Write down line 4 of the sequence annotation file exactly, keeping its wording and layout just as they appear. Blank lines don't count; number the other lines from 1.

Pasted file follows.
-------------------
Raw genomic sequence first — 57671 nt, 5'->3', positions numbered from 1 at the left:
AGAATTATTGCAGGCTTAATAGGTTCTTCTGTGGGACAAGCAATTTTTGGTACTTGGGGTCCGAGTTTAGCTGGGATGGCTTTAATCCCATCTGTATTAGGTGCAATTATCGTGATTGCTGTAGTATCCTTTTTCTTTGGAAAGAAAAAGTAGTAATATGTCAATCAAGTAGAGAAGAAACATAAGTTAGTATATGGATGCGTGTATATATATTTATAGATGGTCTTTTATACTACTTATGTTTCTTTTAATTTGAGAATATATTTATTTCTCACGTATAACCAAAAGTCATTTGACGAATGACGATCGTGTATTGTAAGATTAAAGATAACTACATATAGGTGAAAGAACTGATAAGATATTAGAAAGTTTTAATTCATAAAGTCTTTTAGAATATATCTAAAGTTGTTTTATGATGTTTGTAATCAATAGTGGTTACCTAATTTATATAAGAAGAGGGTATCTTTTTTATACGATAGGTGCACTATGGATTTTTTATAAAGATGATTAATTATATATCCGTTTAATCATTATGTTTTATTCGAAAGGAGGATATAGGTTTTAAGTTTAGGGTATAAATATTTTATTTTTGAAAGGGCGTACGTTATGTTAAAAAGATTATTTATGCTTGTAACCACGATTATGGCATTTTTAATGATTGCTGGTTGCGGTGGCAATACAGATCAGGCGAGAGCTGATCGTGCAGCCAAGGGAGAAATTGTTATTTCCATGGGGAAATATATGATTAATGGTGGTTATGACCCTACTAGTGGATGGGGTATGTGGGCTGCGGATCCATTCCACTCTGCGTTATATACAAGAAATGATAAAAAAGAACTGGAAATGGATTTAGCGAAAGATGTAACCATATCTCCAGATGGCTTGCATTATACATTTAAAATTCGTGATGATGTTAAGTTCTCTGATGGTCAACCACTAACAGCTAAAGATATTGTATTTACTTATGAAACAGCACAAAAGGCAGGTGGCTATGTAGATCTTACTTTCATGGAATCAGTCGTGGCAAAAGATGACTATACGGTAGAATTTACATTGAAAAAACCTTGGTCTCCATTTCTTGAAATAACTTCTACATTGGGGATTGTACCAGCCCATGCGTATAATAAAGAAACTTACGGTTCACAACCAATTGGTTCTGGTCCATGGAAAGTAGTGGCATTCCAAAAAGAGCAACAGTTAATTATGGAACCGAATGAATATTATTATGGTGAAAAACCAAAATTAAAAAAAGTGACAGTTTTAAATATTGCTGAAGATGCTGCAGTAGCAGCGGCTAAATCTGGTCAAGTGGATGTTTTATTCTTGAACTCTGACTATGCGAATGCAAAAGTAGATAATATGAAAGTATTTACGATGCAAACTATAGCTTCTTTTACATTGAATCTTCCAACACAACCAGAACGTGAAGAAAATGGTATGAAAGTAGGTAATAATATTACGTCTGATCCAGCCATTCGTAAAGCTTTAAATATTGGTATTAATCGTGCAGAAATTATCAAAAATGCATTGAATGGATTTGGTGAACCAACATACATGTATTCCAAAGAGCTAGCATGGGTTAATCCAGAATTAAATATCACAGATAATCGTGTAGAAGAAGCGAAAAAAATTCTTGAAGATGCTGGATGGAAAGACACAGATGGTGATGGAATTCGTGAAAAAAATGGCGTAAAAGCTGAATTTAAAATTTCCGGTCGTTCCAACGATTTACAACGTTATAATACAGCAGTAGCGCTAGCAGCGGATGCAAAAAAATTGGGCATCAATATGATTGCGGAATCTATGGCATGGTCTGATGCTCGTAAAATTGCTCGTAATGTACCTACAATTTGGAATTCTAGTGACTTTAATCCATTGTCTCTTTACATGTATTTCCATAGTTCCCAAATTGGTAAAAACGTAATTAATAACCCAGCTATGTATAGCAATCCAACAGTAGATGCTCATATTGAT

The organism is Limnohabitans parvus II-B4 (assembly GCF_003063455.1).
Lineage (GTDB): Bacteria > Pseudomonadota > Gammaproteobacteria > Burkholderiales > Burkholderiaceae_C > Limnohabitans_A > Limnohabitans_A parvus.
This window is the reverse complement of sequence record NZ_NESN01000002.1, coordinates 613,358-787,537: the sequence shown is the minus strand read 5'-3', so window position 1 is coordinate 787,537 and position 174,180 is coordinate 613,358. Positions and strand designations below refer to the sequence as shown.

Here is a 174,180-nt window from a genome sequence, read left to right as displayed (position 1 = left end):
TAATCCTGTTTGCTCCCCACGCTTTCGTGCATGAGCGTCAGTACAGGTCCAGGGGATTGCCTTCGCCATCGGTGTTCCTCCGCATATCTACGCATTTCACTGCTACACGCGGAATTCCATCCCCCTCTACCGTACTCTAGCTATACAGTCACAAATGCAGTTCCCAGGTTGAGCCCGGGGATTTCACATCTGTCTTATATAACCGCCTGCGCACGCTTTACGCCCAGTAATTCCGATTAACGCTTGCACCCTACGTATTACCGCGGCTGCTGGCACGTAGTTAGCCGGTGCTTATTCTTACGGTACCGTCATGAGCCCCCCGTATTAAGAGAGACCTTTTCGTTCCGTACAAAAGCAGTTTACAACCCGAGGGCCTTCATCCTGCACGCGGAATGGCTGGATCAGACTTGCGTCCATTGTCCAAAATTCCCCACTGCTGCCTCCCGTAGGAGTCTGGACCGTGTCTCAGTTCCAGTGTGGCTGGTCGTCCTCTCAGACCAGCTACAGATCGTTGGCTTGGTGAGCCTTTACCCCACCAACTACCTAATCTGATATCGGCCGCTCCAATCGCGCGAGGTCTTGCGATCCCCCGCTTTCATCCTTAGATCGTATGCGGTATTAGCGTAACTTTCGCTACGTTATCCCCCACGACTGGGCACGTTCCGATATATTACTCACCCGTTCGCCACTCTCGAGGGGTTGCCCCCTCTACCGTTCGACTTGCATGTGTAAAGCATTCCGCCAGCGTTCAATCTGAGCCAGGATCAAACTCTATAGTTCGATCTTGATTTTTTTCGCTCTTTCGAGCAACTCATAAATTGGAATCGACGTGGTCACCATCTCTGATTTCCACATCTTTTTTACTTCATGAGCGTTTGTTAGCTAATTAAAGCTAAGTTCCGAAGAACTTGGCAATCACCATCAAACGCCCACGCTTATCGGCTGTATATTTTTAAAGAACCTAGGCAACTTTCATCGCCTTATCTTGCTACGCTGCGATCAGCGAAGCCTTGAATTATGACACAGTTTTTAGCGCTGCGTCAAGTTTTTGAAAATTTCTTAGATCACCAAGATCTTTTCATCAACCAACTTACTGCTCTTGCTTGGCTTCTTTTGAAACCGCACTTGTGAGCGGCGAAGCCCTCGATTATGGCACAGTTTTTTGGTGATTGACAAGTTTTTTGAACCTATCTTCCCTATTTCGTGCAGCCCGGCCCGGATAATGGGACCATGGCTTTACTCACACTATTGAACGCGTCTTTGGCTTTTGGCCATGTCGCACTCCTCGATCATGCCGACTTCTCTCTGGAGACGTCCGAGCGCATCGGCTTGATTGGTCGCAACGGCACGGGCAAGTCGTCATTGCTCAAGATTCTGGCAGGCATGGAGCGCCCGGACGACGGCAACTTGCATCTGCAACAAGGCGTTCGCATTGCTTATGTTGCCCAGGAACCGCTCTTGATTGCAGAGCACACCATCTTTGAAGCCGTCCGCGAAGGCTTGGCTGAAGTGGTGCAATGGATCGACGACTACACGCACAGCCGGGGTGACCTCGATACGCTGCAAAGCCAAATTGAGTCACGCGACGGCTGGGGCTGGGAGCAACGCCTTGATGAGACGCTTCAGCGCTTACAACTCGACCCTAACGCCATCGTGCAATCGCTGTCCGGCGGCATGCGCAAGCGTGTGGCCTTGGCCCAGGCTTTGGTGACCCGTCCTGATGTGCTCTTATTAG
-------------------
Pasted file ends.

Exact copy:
Lineage (GTDB): Bacteria > Pseudomonadota > Gammaproteobacteria > Burkholderiales > Burkholderiaceae_C > Limnohabitans_A > Limnohabitans_A parvus.